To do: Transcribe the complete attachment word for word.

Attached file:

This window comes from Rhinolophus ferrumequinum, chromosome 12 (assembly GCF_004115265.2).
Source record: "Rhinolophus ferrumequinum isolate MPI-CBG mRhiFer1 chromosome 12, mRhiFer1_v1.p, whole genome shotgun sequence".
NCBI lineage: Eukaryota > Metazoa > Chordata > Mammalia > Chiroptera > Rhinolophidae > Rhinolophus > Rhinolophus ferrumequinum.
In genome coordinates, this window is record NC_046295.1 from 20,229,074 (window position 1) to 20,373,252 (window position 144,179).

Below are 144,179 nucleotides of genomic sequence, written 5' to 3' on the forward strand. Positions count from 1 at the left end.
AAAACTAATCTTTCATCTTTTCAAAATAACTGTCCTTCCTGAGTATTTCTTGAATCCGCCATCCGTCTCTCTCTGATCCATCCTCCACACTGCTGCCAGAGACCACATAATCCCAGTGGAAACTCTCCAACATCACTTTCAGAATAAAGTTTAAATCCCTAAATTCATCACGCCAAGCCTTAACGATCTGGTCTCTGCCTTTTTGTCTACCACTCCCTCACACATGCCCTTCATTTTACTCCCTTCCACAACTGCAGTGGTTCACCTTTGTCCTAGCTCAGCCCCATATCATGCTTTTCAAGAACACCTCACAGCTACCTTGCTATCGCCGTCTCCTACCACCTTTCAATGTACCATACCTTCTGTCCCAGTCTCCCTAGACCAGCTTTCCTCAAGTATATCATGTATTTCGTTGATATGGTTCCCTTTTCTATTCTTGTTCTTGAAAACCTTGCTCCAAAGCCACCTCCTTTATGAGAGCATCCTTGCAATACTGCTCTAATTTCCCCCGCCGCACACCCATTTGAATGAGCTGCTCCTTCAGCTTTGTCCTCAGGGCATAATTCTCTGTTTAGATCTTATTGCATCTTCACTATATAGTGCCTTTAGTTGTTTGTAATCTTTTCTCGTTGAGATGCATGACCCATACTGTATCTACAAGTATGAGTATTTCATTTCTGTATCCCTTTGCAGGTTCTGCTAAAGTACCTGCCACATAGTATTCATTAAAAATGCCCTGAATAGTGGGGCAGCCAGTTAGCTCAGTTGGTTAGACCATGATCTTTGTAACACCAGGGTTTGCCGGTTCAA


This window comes from Rhinolophus ferrumequinum, chromosome 12 (assembly GCF_004115265.2).
Source record: "Rhinolophus ferrumequinum isolate MPI-CBG mRhiFer1 chromosome 12, mRhiFer1_v1.p, whole genome shotgun sequence".
NCBI lineage: Eukaryota > Metazoa > Chordata > Mammalia > Chiroptera > Rhinolophidae > Rhinolophus > Rhinolophus ferrumequinum.
In genome coordinates, this window is record NC_046295.1 from 20,229,074 (window position 1) to 20,373,252 (window position 144,179).

Below are 144,179 nucleotides of genomic sequence, written 5' to 3' on the forward strand. Positions count from 1 at the left end.
AAAACTAATCTTTCATCTTTTCAAAATAACTGTCCTTCCTGAGTATTTCTTGAATCCGCCATCCGTCTCTCTCTGATCCATCCTCCACACTGCTGCCAGAGACCACATAATCCCAGTGGAAACTCTCCAACATCACTTTCAGAATAAAGTTTAAATCCCTAAATTCATCACGCCAAGCCTTAACGATCTGGTCTCTGCCTTTTTGTCTACCACTCCCTCACACATGCCCTTCATTTTACTCCCTTCCACAACTGCAGTGGTTCACCTTTGTCCTAGCTCAGCCCCATATCATGCTTTTCAAGAACACCTCACAGCTACCTTGCTATCGCCGTCTCCTACCACCTTTCAATGTACCATACCTTCTGTCCCAGTCTCCCTAGACCAGCTTTCCTCAAGTATATCATGTATTTCGTTGATATGGTTCCCTTTTCTATTCTTGTTCTTGAAAACCTTGCTCCAAAGCCACCTCCTTTATGAGAGCATCCTTGCAATACTGCTCTAATTTCCCCCGCCGCACACCCATTTGAATGAGCTGCTCCTTCAGCTTTGTCCTCAGGGCATAATTCTCTGTTTAGATCTTATTGCATCTTCACTATATAGTGCCTTTAGTTGTTTGTAATCTTTTCTCGTTGAGATGCATGACCCATACTGTATCTACAAGTATGAGTATTTCATTTCTGTATCCCTTTGCAGGTTCTGCTAAAGTACCTGCCACATAGTATTCATTAAAAATGCCCTGAATAGTGGGGCAGCCAGTTAGCTCAGTTGGTTAGACCATGATCTTTGTAACACCAGGGTTTGCCGGTTCAA